10/14/09, 11AM: There are dolphins in the river, rolling their way back to sea. There is something magical about them, something peaceful and soothing. We often saw them in Dunbar Creek before we sold the house and moved back to Macon. Several times, while we were out on the jet ski, they would surround us, playfully diving under and around our boat. Elaine even petted one.
Elaine was one of the wonderful people who came into my life when I married Clint. They were friends from high school, and she was less than 5 feet tall, and had the blackest hair you ever saw and she never shut her mouth. Their lives had taken different directions but they rekindled their friendship in the summer of 1994, when we stopped to visit in Vicksburg before we took off across America. You can see from the photo how tiny she was. She was standing on the hearth while his feet were on the floor, and she still only reached him at about eye level The other girl in the photo is Peggy Sue, another high school friend who has also become my friend. I can't remember when that photo was taken, but it was at least 12 years ago. (Peggy, Robert, Greth, and Kristy, do yo you remember)?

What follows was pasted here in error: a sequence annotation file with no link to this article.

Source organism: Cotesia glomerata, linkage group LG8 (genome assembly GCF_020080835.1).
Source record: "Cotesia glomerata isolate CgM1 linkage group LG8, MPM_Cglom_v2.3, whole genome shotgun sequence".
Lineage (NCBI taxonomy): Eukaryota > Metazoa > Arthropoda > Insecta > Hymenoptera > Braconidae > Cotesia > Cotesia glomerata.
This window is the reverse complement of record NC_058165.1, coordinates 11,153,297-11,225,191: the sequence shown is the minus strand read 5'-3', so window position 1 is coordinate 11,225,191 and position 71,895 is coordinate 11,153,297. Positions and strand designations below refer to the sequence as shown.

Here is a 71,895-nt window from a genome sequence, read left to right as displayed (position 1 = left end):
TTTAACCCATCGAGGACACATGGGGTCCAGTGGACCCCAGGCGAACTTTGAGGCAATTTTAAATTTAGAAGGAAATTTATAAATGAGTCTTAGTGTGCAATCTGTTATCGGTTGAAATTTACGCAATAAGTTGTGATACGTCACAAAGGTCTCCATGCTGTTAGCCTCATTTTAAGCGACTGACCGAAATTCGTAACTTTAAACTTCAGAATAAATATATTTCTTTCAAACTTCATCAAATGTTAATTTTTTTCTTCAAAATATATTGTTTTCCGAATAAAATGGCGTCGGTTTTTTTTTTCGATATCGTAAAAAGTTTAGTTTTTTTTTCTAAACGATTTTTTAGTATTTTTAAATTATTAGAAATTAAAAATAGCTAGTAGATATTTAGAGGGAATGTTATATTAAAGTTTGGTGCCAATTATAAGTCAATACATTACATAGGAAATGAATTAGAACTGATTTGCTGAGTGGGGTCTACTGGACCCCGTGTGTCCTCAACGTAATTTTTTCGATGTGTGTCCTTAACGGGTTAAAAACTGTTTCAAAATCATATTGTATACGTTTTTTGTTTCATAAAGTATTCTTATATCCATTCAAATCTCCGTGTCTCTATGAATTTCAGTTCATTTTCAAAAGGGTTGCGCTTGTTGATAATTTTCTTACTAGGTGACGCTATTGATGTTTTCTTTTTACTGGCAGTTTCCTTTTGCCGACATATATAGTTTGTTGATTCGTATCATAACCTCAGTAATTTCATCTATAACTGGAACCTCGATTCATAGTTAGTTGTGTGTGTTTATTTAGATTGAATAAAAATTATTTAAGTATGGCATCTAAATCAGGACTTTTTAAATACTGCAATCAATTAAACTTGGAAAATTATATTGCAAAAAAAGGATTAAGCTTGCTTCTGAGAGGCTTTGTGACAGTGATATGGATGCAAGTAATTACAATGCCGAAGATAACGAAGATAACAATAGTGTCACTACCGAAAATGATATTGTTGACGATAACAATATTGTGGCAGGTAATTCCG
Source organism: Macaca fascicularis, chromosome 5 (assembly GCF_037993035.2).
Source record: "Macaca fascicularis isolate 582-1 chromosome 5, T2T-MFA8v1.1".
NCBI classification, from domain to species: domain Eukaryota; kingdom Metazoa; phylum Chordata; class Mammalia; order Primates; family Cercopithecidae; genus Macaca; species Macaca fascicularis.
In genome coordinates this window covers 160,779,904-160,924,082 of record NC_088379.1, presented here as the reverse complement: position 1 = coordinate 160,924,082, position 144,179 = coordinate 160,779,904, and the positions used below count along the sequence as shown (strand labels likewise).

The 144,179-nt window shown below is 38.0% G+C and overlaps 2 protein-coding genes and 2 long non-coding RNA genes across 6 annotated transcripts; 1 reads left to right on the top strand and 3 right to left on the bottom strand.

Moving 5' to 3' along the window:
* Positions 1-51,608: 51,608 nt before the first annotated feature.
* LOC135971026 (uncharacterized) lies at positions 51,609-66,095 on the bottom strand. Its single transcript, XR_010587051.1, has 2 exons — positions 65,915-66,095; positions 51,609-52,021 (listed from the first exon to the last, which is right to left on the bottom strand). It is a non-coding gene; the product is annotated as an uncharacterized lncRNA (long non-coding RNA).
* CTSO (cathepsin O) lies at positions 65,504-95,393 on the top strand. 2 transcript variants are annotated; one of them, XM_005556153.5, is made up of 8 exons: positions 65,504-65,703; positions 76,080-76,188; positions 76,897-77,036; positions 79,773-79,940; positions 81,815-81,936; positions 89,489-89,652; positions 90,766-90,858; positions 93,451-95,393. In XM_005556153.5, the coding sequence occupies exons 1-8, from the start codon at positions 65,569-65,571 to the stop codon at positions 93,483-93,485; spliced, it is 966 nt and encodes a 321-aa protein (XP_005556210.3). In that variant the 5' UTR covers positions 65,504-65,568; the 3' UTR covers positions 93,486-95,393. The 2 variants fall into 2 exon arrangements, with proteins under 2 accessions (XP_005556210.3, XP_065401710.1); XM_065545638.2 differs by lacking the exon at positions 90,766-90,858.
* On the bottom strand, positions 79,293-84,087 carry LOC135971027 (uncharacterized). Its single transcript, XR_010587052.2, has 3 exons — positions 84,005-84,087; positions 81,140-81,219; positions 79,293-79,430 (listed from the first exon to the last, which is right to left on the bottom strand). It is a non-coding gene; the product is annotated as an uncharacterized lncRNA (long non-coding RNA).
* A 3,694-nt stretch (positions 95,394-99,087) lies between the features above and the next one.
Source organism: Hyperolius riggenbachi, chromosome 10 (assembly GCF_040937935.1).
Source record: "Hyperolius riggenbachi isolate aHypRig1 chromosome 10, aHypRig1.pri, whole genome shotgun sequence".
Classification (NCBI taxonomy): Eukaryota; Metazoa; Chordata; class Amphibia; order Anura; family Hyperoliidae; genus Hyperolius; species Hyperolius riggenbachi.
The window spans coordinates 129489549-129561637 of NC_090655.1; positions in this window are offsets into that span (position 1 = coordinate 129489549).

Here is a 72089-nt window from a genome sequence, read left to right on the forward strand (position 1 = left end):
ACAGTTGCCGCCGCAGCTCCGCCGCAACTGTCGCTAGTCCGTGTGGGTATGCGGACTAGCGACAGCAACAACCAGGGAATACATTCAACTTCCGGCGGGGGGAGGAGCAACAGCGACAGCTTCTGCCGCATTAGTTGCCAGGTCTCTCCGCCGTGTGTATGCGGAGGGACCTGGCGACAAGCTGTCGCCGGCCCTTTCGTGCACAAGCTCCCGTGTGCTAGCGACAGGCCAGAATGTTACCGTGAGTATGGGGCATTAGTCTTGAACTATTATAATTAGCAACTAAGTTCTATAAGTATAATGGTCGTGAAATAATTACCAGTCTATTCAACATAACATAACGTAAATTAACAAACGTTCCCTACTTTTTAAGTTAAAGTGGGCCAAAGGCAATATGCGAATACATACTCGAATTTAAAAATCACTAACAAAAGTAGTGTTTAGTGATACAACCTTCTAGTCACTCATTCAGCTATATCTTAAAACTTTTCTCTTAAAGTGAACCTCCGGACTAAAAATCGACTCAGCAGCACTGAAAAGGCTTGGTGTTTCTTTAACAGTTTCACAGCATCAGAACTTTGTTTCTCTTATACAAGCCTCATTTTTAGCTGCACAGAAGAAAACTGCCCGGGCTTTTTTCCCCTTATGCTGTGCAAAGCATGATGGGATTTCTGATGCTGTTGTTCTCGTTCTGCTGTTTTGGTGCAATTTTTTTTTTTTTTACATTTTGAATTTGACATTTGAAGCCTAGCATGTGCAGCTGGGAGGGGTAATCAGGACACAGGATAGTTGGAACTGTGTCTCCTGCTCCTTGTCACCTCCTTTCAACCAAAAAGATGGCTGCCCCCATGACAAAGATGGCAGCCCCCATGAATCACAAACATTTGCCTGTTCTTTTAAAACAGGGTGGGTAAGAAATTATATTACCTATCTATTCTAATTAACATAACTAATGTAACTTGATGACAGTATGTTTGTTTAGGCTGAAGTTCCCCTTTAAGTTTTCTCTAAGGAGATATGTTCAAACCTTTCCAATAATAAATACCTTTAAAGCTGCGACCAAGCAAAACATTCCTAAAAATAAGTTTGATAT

Elaine died of breast cancer in 2001. She fought it with homeopathic treatments for years and finally had a mastectomy after I met her in 1994. She was of Lebanese heritage, and Clint told me more than once that her family taught him to show affection. Every time he walked in the door of Elaine's house, one or both of her parents would grab him kiss him. It was different at Clint's house. His father was of German heritage, and he never overcame his Teutonic DNA.
Elaine was a writer and a teacher of writing and one of the most courageous women I ever knew. When I met her in 1994, she ordered me to begin keeping a journal, and I did it and still do. She had that effect on others, not just me. She lived and loved in the moment. I so envied her that ability. We were in a little restaurant called Claud's in Greenwich Village in 1996, and after she cleaned her plate and had dessert, she went into the kitchen and sang to the cook, whose name was Bill. That was darling Elaine. I miss her, still have her letters and emails. She and Clint loved one another so dearly, then she and I fell in love with one another, and we had a little family of sorts. When we bought our house on he creek, she came to stay with us a while so she could rest, and nothing would do, and she wouldn't shut up about it, until we went to the nursery for her to buy a Sago palm for our front yard. She said to remember her every time we looked at it. And we did, and we loved it. The last time we drove by the house, it was still there, healthy and growing. I often think about that plant, even though I live in Macon.
How good I feel after writing about Elaine. I have other stories for other times. Without Clint, I would never known this phenomenal woman. Now they are both gone, but I am learning to tap into those magical memories. It feels good.